This week’s Smash veered between what works and what doesn’t always work on the show. Let’s begin with what works: everything in the rehearsal space, including the rivalry between Karen and Ivy. Last week Derek may have dismissed Karen, but this week she seemed to be his new best friend. Ivy arrived at rehearsal to find Derek and Karen dancing one of the numbers together, which immediately gets her hackles up. But it got worse when Ivy was performing “Let’s Be Bad” in the workshop, only to have Derek stop her and ask Karen to show her how it’s done.
Ouch. As Karen sung “Happy Birthday” in a Marilyn voice, Karen is both horrified and embarrassed that she’s been compared to one of the ensemble girls. This only got worse when Derek asked Karen to work with Ivy on this particular number. Ivy did show up for that little tutoring session and while Karen seemed embarrassed to be schooling Ivy, Ivy was more than happy to put Karen in her place.
Later, Smash delivered up the first full performance of a song which included not only the costumes, dancing and singing on the Broadway stage, but also surrounding conversation and acting. Ivy as Marilyn walked onto a movie studio set while drugged. Arthur Miller (her husband at the time) was complaining about her pill popping, but she soldiered on, despite the fact that she’s noticeably out of step. Megan Hilty is a gem as Marilyn and I honestly have to wonder whether Karen could pull off the Marilyn role as well as Ivy does. At this point I’m thinking she can’t, at least not based on what we’ve seen. That’s not to say Karen isn’t talented, because she very clearly is. It’s just that she doesn’t seem to embody Marilyn like Ivy does.
Ivy wasn’t really acting like a diva in this episode, she’s just clearly afraid of losing her big break. She understands Marilyn to a very strong degree, but clearly doesn’t want to become exactly like her. So after getting drunk at a bar with some friends she headed over to Derek to confront him. He basically told her that the workshop is business, not personal, but did invite her to spend the night. Despite Derek’s outreach, I can’t help but wonder whether this relationship will crash and burn before too long.
Here’s what didn’t necessarily work about Smash: the Julia storyline. I love seeing Julia interact with Tom and Eileen, but this affair with Michael is ill advised. The two were out for dinner when Julia’s son Leo was arrested in Central Park. Unable to reach his mother, he managed to get through to Tom, who took his new lawyer boyfriend to the police station to get the boy out. But Julia was furious about her son’s actions. Later, Michael stopped by the house and while Julia’s husband is away, he seemed to step nicely into the familial unit. Later, as Julia was waiting outside for Michael’s cab to arrive, he decided to sing her a little song and the two of them kissed. Unfortunately, Leo was watching from the window.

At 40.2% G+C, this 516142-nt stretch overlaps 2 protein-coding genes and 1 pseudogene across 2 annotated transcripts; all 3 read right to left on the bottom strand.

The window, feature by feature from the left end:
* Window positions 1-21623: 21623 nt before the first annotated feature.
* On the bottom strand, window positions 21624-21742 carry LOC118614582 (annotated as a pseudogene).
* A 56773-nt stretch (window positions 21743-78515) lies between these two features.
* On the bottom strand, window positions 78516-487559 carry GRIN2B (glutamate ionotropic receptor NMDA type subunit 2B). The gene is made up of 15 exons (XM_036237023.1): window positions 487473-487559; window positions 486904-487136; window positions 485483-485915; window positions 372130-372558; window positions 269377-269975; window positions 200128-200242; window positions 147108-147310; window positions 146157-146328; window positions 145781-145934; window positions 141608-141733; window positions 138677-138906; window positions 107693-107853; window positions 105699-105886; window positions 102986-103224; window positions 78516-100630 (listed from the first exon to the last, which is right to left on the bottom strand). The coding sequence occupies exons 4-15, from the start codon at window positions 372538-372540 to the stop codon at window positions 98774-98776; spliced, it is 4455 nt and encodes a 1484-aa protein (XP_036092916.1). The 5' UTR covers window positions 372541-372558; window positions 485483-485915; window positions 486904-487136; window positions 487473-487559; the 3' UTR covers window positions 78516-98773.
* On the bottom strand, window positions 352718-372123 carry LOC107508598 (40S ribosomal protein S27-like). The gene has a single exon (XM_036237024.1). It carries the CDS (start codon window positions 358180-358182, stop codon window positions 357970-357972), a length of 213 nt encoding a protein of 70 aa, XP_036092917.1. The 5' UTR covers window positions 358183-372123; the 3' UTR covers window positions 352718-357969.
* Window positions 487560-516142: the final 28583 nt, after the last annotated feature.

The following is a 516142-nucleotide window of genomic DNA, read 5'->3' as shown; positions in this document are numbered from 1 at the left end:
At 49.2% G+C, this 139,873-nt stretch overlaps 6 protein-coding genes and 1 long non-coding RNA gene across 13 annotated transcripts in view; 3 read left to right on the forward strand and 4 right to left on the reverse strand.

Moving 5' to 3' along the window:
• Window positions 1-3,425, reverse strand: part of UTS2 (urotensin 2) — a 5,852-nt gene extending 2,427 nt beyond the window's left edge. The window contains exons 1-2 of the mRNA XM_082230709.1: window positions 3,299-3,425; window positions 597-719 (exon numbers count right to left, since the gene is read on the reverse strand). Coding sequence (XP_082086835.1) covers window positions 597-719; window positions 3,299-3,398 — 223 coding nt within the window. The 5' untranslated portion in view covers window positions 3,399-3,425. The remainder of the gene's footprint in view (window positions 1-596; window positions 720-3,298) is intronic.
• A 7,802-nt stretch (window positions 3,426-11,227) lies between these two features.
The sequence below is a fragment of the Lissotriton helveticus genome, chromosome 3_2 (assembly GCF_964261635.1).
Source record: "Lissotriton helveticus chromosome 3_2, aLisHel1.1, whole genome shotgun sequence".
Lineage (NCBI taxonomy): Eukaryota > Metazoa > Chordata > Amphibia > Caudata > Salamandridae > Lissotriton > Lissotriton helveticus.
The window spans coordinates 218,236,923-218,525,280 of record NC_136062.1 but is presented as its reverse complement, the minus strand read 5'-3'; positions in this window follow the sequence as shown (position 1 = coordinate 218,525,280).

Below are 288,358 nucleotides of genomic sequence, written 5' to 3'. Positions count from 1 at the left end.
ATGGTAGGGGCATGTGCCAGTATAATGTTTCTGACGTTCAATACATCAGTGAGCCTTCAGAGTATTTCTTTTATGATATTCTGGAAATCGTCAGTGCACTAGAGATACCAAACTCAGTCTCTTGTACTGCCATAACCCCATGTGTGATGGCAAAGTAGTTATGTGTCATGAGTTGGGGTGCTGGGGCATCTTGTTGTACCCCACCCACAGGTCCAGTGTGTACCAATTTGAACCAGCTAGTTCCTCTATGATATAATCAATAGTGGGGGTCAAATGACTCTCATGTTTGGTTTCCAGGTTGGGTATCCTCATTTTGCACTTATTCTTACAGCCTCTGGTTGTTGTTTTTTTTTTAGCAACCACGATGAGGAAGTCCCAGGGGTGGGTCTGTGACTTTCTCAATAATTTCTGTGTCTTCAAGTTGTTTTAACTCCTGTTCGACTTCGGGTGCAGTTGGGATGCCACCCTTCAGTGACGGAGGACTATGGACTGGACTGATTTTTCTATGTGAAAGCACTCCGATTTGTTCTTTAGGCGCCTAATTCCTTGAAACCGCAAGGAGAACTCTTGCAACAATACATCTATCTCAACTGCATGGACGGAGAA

Michael bothers me. He’s got a wife and a young child at home and he just seems to actively pursue Julia. Don’t get me wrong, Julia is certainly not innocent in this situation. In fact, she’s just as guilty. But she at least pretends to resist for a while while Michael just keeps pushing. There is no good way for this story to end, other than Frank finding out, beating up Michael and him getting kicked out of the show. This is a disaster waiting for happen, but I’m just angry about the choices these people are making instead of getting swept up in the drama.
The other B-storyline for this week’s Smash concerned Dev, who I generally like as a character, but doesn’t really fit into the overall story arc. Karen seemed a bit jealous to see a pretty female reporter that Dev has been hanging around lately and then later tarted herself up at his request for an important political dinner. I know it will likely never happen, but Dev should get a job as Eileen’s publicist so he can have something to do with the musical besides just being “Karen’s boyfriend”.
Like I said, a lot about this episode of Smash really worked. The show is really just finding its footing, but if you keep giving me amazing Ivy performances, I’m certainly not going to be changing the channel. You can watch the terrific performance of “Let’s Be Bad” below.